Loose Ends: Trash to treasure

dollyviscardiThe old saying, “One man’s trash is another man’s treasure‚” came true for a friend recently, when she placed a giant dumpster in their front yard. Not long after it was delivered, the first knock on the door sounded. A steady stream of phone calls and visitations began and continued until the old roof was dissembled and the new roof completed.
“You don’t mind if I bring down a few things to put in your bin, do you?”
“Would it be all right if I took these old pieces of wood?”
“Hey, I could use these old telephone poles, do you mind if I come back later?”
The original intent of the receptacle was to gather up all of the debris from the roofing project. It soon became a community bin as well, although no one put their extra trash in the dumpster without checking first. Everyone seemed extraordinarily mannerly about borrowing the bin and as far as my friend could tell, there appeared to be no drive-by night deposits.
The knocks and phone calls were not restricted to simply adding garbage to the bin, but some asking permission to take some of the trash home. Although a common sight in the spring are those “Free” signs perched on a jumble of old cast-offs, dumpster-diving doesn’t seem to be as visible here. The big bin renter also noted that some of the oddest things stuffed in the bin became treasures to those who had their own home projects in mind.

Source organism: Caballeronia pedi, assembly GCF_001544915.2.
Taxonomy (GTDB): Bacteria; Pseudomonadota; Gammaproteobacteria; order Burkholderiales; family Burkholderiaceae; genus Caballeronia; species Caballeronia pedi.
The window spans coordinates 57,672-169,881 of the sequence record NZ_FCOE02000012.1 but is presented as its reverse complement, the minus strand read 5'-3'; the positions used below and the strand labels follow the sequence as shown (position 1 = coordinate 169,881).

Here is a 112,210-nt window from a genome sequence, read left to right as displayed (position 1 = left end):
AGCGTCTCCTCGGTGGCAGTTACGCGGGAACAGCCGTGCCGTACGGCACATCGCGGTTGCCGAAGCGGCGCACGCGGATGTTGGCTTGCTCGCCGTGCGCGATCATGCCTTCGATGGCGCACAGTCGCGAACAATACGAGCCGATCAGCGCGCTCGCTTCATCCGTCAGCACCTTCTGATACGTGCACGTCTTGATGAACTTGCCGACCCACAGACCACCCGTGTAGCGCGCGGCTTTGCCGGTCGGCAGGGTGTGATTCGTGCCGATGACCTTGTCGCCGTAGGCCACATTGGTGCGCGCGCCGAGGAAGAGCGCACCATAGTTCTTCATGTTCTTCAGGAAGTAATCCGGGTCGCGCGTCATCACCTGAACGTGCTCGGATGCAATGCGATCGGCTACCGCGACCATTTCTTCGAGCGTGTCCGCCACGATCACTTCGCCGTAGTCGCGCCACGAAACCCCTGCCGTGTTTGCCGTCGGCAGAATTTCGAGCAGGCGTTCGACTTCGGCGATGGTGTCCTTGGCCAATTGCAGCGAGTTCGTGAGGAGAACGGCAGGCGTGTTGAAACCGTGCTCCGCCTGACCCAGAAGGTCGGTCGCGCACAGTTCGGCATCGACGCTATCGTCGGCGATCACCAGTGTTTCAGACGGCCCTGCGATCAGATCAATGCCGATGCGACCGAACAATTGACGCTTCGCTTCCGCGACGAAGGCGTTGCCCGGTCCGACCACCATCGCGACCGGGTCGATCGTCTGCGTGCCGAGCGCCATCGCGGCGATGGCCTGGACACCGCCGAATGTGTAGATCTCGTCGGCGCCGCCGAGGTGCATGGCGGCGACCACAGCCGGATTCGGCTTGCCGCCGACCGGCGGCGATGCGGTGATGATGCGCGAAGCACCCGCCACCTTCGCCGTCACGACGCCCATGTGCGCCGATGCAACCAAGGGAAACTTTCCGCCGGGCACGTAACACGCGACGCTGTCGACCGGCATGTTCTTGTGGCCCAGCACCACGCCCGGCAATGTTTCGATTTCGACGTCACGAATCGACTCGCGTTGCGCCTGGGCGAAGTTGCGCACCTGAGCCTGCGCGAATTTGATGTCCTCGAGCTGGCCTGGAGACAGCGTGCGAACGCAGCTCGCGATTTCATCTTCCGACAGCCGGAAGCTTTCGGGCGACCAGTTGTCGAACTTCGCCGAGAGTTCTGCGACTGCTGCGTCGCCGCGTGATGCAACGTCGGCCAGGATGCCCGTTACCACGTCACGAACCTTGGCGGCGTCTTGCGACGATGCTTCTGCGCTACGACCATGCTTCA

The most unusual turn of events was when someone came by in the middle of the night and “tagged” the bin with a black anarchy sign. My friend was more than a little surprised, as she explained, “In all of the years we have lived here, no one has ever come on our property or done anything to our property.” She didn’t know what to think, although after reporting it, she found out that dumpster decorating is fairly common.
The time spent with a big bin as a lawn decoration came to a close for my friend, but she found a sense of relief at taking care of her trash in one fell swoop. It also made her feel as if she was doing something useful, as her own carbon footprint was reduced in size. As a teacher, she regularly fields the “What did you do on summer vacation?” question. This fall, she’ll have a new activity to report, as she spent hours pondering trash and what to do with it. “If you want to meet new and different people, get a dumpster.”